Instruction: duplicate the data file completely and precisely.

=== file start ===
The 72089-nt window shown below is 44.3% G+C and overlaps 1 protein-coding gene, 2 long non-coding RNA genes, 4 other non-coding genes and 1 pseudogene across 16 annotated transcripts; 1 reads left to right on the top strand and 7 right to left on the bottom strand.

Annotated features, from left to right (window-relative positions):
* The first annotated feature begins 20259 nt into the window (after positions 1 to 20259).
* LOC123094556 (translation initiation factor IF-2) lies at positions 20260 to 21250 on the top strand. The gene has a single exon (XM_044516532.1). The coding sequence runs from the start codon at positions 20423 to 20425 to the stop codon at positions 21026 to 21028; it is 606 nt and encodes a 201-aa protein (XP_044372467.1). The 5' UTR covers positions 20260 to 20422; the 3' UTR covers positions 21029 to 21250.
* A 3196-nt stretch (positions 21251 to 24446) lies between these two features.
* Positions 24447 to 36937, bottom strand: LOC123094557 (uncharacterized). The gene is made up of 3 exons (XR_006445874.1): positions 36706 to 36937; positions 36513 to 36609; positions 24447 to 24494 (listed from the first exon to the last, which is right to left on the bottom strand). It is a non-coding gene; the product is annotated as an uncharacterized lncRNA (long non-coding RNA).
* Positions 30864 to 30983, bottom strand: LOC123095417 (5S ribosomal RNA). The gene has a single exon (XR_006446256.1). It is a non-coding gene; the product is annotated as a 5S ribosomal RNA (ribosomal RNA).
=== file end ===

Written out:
The 72089-nt window shown below is 44.3% G+C and overlaps 1 protein-coding gene, 2 long non-coding RNA genes, 4 other non-coding genes and 1 pseudogene across 16 annotated transcripts; 1 reads left to right on the top strand and 7 right to left on the bottom strand.

Annotated features, from left to right (window-relative positions):
* The first annotated feature begins 20259 nt into the window (after positions 1 to 20259).
* LOC123094556 (translation initiation factor IF-2) lies at positions 20260 to 21250 on the top strand. The gene has a single exon (XM_044516532.1). The coding sequence runs from the start codon at positions 20423 to 20425 to the stop codon at positions 21026 to 21028; it is 606 nt and encodes a 201-aa protein (XP_044372467.1). The 5' UTR covers positions 20260 to 20422; the 3' UTR covers positions 21029 to 21250.
* A 3196-nt stretch (positions 21251 to 24446) lies between these two features.
* Positions 24447 to 36937, bottom strand: LOC123094557 (uncharacterized). The gene is made up of 3 exons (XR_006445874.1): positions 36706 to 36937; positions 36513 to 36609; positions 24447 to 24494 (listed from the first exon to the last, which is right to left on the bottom strand). It is a non-coding gene; the product is annotated as an uncharacterized lncRNA (long non-coding RNA).
* Positions 30864 to 30983, bottom strand: LOC123095417 (5S ribosomal RNA). The gene has a single exon (XR_006446256.1). It is a non-coding gene; the product is annotated as a 5S ribosomal RNA (ribosomal RNA).